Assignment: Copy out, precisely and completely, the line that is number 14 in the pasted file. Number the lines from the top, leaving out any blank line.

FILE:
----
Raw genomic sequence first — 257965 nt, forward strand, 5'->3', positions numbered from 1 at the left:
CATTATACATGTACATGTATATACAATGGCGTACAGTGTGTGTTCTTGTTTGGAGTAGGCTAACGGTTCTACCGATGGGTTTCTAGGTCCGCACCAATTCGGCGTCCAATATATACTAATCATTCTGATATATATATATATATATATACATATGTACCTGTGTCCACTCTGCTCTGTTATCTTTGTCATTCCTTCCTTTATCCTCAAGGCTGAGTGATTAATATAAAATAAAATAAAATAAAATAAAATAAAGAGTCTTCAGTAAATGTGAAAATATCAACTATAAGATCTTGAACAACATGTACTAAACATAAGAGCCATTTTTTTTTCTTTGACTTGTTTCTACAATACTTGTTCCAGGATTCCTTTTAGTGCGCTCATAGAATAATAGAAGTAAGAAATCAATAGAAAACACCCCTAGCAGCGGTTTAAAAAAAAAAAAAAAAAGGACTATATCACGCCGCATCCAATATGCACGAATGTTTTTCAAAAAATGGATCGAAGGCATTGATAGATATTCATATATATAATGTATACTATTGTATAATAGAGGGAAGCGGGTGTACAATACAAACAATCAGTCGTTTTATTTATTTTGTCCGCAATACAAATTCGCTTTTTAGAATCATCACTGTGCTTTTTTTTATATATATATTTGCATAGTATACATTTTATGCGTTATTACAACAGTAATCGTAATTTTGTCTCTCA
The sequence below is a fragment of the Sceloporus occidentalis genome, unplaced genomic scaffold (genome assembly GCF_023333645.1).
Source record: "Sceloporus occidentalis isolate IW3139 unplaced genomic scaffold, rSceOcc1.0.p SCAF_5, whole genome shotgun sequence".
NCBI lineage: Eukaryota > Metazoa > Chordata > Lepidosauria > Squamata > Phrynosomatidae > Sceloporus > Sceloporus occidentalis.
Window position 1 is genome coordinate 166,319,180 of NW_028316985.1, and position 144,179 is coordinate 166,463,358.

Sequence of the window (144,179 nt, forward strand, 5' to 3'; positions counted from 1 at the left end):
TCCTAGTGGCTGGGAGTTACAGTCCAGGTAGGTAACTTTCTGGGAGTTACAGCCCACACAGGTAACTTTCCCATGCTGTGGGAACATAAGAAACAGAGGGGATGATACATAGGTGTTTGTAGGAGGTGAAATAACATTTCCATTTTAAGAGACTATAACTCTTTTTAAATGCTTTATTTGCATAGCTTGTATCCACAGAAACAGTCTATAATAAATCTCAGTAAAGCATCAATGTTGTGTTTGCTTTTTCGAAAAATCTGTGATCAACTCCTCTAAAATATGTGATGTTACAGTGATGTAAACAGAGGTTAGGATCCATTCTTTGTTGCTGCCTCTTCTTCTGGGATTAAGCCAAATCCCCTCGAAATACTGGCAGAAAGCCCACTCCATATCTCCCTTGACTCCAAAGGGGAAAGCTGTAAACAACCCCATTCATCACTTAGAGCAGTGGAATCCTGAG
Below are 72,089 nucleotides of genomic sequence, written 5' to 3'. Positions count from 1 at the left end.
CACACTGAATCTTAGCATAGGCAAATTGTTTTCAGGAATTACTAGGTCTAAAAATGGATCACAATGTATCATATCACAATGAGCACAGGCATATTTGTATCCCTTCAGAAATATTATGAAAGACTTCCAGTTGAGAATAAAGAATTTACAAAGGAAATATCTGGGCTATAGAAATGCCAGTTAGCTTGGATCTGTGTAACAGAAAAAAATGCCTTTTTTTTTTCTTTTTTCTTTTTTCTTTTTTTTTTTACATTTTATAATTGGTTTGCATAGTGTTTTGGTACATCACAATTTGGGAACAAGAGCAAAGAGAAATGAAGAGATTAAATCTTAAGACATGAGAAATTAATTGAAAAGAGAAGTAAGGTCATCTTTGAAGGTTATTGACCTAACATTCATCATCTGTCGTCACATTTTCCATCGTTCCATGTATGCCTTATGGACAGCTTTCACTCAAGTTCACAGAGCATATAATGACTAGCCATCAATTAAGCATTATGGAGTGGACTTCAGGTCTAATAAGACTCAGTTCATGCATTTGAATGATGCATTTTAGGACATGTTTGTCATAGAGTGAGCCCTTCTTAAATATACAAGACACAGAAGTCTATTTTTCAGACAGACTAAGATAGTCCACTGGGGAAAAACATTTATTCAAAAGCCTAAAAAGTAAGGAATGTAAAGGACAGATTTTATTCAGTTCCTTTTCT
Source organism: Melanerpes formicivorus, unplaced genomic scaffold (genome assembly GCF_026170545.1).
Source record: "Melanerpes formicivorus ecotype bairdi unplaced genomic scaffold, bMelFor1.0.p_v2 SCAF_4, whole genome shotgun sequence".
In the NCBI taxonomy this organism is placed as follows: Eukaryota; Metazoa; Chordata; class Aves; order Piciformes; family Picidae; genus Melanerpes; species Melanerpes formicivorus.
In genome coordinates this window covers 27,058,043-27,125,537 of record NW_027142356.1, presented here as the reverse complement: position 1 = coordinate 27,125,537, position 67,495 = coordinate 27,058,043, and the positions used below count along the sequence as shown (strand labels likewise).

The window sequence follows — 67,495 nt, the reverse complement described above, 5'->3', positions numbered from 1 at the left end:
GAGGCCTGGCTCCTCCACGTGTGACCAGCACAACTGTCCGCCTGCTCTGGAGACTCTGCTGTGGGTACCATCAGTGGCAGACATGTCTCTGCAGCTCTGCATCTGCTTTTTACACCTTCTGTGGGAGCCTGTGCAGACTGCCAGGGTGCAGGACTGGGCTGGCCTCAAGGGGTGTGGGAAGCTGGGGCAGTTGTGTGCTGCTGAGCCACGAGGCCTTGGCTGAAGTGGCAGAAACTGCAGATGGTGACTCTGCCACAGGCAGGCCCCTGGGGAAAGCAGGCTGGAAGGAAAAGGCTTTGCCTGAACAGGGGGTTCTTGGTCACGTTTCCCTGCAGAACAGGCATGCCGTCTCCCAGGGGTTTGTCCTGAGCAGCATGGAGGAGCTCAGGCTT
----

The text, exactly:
In genome coordinates this window covers 27,058,043-27,125,537 of record NW_027142356.1, presented here as the reverse complement: position 1 = coordinate 27,125,537, position 67,495 = coordinate 27,058,043, and the positions used below count along the sequence as shown (strand labels likewise).